That’s a point paraphrased from a recent talk by Dr. John Powers, a physician and researcher at the George Washington University School of Medicine, and formerly the lead medical officer for antimicrobial drug development and resistance initiatives at the FDA.

I share it now because it’s the season of bugs and crud, and chances are you’ve been kissing and hugging a lot of people who were sharing their germs along with their cheer. That means you may soon be tempted to demand a nice little course of a “-cillin” or a “-mycin” from your doctor — but hold on a minute:

Antibiotics remain tremendously valuable treatments when prescribed appropriately for bacterial infections, but the reasons to avoid using them unnecessarily have been multiplying of late, and the information below might tip you a bit toward restraint.

‘Up to about 10% of antibiotic prescriptions can cause some adverse effects.’

Personally, I just got over a cough so violent that each spasm threw me backward like the recoil of a rifle. Friends told me to get a lung X-ray and to ask for antibiotics, but under the influence of Dr. Powers and others like him, I decided to just wait and see. The message had finally started to penetrate that if an upper respiratory infection is likely to be a virus — and yes, my children had just been through one — time might be the best cure. (It was.)

No question, antibiotics can work wonders. But they’re also hugely over-used, particularly for coughs. A study last month in the journal “Pediatrics” found that American pediatricians order unnecessary antibiotics at least 10 million times a year, for conditions the drugs do not affect such as asthma and flu.

Health authorities say that what doctors and patients alike need to aim for is the sweet spot known as “judicious use” of antibiotics. But where is it? And how do we get there when we tend to focus on the wonder-drug aspects of antibiotics rather than the downsides?

I asked Dr. Ben Kruskal, director of infection control at Harvard Vanguard Medical Associates and director of infectious disease at Atrius Health, who has worked on “judicious use” campaigns both within Harvard Vanguard and as part of a statewide project. (The CDC works on the issue at the federal level; its”Get Smart” materials are here.) Continue reading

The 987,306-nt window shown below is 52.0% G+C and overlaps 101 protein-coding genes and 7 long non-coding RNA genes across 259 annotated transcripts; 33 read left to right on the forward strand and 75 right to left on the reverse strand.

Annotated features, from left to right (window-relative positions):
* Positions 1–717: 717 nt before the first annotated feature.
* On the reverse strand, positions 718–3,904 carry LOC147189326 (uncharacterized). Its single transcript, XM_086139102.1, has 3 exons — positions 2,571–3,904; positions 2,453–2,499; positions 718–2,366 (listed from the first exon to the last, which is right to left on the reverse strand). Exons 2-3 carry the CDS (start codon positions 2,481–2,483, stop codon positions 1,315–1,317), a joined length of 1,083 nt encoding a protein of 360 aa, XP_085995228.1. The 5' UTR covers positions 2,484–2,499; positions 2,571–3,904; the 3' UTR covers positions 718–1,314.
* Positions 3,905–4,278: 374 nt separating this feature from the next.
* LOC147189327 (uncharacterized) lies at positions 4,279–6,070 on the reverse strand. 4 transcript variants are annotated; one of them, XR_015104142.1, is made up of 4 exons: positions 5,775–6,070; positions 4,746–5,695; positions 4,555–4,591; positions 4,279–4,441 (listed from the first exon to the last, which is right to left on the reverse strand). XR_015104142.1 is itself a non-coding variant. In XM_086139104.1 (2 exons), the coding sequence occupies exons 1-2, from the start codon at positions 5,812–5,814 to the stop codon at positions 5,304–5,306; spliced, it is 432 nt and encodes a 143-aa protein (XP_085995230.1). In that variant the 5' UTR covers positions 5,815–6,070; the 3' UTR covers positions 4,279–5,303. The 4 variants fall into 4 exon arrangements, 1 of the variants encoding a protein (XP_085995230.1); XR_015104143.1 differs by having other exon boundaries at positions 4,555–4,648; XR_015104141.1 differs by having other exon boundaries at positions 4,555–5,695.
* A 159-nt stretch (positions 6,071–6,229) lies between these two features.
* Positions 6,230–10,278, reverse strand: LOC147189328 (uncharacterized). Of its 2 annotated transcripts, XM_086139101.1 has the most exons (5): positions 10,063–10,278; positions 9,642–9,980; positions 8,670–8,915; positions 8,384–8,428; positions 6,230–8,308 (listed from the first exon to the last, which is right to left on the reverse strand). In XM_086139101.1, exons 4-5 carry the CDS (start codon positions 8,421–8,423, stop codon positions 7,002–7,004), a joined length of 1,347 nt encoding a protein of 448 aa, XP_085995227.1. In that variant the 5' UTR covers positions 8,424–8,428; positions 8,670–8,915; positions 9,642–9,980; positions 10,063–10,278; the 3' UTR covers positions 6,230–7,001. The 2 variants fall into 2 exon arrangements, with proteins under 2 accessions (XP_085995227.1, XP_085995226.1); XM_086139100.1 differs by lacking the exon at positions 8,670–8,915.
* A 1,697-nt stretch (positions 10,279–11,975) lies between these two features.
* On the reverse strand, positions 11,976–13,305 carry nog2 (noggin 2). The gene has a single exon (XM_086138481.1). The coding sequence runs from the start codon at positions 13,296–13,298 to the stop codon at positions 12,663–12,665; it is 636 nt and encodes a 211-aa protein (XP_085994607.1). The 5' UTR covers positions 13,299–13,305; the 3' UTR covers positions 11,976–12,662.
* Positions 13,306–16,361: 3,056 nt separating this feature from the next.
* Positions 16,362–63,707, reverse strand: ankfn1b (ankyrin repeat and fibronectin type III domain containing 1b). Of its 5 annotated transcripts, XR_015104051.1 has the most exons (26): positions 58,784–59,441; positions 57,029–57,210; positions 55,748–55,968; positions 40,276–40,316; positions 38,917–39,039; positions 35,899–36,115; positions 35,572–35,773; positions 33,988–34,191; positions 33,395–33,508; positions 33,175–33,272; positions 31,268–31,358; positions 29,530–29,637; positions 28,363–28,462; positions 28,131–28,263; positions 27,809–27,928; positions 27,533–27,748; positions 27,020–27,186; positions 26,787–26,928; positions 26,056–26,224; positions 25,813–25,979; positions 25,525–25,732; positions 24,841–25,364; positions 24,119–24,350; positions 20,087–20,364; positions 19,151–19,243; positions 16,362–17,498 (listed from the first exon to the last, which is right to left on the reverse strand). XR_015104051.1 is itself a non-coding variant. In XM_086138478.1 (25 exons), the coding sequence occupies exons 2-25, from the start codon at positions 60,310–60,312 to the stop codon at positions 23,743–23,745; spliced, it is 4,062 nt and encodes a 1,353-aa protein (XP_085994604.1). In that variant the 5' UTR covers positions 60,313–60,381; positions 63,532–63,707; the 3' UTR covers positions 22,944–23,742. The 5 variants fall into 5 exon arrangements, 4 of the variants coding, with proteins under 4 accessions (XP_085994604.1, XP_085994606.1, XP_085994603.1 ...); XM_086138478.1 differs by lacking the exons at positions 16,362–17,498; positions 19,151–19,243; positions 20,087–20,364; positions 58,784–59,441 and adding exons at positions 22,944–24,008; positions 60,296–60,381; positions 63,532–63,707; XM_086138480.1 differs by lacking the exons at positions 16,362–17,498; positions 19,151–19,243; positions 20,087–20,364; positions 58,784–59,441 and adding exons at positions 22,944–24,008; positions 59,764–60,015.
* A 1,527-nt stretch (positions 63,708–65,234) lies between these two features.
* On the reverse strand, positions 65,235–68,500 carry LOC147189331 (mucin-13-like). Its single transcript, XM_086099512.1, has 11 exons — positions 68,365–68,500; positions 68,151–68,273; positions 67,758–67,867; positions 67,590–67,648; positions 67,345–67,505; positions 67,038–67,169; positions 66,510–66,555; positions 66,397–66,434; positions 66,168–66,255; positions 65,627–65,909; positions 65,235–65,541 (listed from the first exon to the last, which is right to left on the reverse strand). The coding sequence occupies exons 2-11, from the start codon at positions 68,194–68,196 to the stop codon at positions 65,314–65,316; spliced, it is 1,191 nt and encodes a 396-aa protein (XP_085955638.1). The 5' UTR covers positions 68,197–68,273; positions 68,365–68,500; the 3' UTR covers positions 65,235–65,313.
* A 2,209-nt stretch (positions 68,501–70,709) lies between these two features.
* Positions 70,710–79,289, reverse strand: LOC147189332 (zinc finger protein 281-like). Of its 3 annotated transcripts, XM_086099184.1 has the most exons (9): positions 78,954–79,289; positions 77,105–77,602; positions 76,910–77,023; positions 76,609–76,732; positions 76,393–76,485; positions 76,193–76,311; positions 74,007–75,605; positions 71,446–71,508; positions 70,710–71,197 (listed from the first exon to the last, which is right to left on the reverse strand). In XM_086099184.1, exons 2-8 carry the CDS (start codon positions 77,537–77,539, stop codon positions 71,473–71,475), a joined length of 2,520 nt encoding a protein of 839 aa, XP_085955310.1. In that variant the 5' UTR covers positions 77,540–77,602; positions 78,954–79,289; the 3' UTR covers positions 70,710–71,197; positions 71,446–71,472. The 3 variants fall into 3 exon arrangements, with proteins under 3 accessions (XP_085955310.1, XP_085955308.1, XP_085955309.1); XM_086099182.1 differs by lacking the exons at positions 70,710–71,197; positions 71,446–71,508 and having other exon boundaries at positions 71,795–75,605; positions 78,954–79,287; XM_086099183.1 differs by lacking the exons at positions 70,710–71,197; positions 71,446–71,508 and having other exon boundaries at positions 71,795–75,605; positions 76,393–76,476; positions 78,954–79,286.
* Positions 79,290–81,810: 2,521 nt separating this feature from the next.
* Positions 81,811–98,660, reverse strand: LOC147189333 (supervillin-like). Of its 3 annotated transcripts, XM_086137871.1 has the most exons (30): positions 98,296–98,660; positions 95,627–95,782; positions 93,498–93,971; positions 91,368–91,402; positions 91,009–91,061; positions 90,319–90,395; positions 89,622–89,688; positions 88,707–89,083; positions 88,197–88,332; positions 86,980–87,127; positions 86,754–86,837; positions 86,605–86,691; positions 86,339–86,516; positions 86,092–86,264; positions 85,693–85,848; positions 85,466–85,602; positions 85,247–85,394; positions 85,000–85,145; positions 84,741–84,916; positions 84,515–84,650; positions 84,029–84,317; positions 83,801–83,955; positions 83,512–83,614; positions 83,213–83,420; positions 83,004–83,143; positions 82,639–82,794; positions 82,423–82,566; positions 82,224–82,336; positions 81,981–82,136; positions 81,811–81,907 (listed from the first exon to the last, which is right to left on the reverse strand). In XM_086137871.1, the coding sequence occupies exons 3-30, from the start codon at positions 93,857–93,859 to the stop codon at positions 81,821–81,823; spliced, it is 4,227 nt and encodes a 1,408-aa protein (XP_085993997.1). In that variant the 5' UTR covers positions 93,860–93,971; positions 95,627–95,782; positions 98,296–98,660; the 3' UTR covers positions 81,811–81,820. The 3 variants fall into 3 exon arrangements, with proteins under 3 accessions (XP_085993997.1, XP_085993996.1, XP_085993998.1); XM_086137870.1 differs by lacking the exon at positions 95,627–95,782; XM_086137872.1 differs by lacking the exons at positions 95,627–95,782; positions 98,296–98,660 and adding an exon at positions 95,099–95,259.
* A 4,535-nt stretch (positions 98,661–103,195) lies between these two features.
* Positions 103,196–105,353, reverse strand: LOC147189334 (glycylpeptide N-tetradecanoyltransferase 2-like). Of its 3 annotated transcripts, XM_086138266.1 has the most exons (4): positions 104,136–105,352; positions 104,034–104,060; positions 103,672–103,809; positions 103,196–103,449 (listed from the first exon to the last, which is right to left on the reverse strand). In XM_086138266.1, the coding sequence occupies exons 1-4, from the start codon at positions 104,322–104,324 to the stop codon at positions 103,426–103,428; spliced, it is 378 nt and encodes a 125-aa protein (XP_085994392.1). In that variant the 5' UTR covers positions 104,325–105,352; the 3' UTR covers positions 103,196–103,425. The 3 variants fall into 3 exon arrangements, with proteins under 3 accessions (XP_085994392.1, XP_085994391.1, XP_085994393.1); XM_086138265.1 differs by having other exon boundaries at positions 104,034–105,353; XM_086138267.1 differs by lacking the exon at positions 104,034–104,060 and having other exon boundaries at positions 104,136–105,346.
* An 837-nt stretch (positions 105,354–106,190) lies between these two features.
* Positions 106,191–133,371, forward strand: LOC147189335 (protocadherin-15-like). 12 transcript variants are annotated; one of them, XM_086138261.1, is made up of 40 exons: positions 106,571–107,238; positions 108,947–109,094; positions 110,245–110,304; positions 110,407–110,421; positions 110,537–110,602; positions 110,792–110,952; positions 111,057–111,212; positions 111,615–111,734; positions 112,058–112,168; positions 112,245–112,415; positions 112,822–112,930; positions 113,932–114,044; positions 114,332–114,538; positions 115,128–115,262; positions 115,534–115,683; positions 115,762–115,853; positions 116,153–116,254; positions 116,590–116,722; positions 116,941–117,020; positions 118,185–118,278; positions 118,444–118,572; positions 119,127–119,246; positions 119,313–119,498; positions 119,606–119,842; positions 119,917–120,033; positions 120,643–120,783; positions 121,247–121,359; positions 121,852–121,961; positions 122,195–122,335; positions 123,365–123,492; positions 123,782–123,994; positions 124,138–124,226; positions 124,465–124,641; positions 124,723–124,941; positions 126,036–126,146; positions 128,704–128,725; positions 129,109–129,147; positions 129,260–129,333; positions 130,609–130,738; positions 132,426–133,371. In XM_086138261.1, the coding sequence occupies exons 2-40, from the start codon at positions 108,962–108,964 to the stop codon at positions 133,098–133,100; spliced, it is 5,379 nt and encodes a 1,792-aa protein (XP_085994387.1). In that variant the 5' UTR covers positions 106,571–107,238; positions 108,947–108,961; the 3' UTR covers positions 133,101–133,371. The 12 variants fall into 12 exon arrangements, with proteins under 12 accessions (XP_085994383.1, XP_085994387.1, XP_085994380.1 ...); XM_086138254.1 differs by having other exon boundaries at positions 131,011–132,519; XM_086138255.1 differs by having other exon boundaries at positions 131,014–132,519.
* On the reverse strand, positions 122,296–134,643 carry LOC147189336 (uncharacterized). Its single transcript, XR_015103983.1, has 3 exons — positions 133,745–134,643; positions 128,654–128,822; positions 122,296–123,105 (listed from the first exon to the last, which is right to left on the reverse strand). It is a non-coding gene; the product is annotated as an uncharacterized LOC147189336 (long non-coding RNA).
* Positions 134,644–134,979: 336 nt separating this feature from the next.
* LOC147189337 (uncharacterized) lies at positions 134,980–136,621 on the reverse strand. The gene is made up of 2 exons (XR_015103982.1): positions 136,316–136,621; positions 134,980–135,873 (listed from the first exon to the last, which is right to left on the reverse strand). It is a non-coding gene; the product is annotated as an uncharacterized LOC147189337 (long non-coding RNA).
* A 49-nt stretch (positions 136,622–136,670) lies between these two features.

Radio Boston Today: Equalizing Hospital Rates, And ‘Pox’ History


Tune in to Radio Boston at 3 today for a health coverage bonanza:

Meeting in the middle:
Doctors and hospitals in Massachusetts charge vastly different rates for the same services—that’s the big finding of a recent Patrick administration report. But buried within that report was another finding: the state could save hundreds of millions of dollars a year if all health care providers met in the middle and charged the median rate for procedures. Blue Cross Blue Shield Foundation president Sarah Iselin says that would be a hard sell, as it would require the government setting the prices for providers.

Fascinating vaccine history:
An interview with Brandeis professor Michael Willrich, author of “Pox: An American History.” He tells riveting tales of the Draconian vaccine policies during the smallpox epidemic at the turn of the 20th century. From WHYY’s Fresh Air: “There were scenes of policemen holding down men in their night robes while vaccinators began their work on their arms. Inspectors were going room to room looking for children with smallpox. And when they found them, they were literally tearing babes from their mothers’ arms to take them to the city pesthouse [which housed smallpox victims.]”